lung disease

Interstitial lung disease

Interstitial lung disease (ILD), also known as diffuse parenchymal lung disease (DPLD), refers to a group of lung diseases affecting the interstitium of the lung: alveolar epithelium, pulmonary capillary endothelium, basement membrane, perivascular and perilymphatic tissues. The term ILD is used to distinguish these diseases from obstructive airways diseases.

Most types of ILD involve fibrosis, but this is not essential; indeed fibrosis is often a later feature. The phrase "pulmonary fibrosis" is no longer considered a synonym, but the term is still used to denote ILD involving fibrosis. The term is commonly combined with idiopathic in "idiopathic pulmonary fibrosis", denoting fibrotic ILD that cannot be ascribed to a distinct primary cause.


ILD may be classified according to the cause. One method of classification is as follows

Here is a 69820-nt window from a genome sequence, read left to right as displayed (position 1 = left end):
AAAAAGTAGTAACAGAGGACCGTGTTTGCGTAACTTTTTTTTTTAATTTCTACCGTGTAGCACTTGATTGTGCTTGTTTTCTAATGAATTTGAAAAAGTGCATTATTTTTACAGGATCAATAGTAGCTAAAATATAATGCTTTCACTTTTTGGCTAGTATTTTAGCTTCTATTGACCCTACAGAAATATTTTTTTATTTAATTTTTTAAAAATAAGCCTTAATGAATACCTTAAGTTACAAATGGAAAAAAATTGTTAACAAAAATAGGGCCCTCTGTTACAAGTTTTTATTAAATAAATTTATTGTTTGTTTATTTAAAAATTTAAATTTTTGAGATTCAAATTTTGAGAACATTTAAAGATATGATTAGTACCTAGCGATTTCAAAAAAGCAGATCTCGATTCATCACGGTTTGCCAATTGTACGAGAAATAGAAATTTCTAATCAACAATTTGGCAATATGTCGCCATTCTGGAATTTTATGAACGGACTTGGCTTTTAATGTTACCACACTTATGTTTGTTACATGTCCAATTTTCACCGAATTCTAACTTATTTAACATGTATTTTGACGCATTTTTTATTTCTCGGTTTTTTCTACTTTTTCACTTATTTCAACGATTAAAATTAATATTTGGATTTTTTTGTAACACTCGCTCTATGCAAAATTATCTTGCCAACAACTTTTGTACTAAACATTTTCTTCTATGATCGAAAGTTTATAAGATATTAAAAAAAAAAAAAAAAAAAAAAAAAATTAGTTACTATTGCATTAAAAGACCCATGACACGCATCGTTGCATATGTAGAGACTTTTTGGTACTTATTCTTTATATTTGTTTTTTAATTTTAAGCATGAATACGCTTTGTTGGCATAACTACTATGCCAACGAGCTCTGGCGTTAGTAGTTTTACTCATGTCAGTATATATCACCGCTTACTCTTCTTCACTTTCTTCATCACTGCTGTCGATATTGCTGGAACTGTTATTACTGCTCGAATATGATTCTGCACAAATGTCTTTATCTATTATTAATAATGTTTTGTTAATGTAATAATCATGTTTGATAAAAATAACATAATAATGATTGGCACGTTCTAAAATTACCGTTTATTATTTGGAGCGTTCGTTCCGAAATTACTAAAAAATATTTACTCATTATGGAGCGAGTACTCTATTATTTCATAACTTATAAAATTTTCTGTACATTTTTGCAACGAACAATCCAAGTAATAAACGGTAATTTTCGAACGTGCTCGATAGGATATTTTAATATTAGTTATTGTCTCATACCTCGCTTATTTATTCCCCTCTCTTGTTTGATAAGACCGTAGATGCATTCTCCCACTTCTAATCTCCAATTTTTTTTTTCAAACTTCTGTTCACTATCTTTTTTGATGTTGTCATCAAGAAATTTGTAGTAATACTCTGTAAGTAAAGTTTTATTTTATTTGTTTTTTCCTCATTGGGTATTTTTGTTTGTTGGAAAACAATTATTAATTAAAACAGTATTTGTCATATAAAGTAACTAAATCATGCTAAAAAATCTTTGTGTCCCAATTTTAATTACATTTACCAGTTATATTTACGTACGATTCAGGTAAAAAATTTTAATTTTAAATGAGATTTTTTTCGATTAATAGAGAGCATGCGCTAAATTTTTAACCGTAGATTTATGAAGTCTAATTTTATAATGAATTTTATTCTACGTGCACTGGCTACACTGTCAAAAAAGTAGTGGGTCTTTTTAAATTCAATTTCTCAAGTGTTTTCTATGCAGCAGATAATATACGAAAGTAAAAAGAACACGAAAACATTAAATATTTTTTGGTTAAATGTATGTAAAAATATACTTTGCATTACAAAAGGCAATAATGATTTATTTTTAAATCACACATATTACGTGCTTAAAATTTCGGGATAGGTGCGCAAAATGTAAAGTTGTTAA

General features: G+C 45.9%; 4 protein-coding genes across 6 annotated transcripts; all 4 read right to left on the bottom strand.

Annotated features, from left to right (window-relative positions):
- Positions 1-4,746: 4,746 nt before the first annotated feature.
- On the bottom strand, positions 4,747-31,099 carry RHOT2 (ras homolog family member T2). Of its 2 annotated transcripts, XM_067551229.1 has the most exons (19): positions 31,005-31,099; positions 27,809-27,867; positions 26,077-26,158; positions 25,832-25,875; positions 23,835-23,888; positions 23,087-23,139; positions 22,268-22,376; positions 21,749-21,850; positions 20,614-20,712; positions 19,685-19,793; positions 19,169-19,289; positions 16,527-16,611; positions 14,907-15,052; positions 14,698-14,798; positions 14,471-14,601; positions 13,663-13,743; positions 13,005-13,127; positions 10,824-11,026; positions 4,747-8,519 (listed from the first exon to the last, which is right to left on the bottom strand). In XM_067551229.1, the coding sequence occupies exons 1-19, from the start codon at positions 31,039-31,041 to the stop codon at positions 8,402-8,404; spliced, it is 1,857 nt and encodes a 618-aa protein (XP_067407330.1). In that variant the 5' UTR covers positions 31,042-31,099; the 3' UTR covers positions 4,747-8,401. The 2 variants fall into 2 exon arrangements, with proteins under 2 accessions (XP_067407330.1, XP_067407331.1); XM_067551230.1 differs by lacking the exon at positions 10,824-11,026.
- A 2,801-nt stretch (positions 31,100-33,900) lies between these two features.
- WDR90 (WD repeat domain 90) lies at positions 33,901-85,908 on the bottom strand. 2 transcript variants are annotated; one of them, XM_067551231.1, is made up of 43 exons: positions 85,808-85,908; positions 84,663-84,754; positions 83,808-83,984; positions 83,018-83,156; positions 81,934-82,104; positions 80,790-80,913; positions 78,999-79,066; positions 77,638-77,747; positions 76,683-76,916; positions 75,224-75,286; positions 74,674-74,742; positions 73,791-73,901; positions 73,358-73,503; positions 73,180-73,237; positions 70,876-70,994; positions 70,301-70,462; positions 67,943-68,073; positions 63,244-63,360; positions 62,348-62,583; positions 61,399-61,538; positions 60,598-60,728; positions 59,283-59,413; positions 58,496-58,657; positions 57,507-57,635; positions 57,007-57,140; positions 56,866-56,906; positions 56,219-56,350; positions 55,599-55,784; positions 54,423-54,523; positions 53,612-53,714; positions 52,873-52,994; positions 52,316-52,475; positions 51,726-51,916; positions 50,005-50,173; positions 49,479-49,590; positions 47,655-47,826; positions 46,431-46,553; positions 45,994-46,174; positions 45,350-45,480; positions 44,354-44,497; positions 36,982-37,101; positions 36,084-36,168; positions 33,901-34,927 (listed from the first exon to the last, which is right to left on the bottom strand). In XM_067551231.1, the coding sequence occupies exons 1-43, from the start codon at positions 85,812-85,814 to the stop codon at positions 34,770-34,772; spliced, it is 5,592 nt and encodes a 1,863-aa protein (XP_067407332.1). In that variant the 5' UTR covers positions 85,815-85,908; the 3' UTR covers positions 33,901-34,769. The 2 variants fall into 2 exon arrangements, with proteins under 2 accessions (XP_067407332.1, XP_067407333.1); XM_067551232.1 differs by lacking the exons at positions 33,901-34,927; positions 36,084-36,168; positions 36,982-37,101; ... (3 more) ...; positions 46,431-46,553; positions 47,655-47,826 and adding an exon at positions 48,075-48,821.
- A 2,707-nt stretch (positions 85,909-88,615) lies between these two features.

1. Inhaled substances
  2. Drug induced
  3. Connective tissue disease
  4. Infection
  5. Idiopathic
  6. Malignancy


Investigation is tailored towards the symptoms and signs. Most patients have blood testing, chest x-ray, pulmonary function testing, and high resolution CT thorax.

A lung biopsy is required if the clinical history and imaging is not clearly suggestive of a specific diagnosis or malignancy cannot otherwise be ruled-out.


ILD is not a single disease, but encompasses many different pathological processes. Hence treatment is different for each disease.

If a specific occupational exposure cause is found, the person should avoid that environment. If a drug cause is suspected, that drug should be discontinued.

Many idiopathic and connective tissue-based causes of ILD are treated with corticosteroids, such as prednisolone. Some patients respond to immunosuppressant treatment. Patients with hypoxemia may be given supplemental oxygen.


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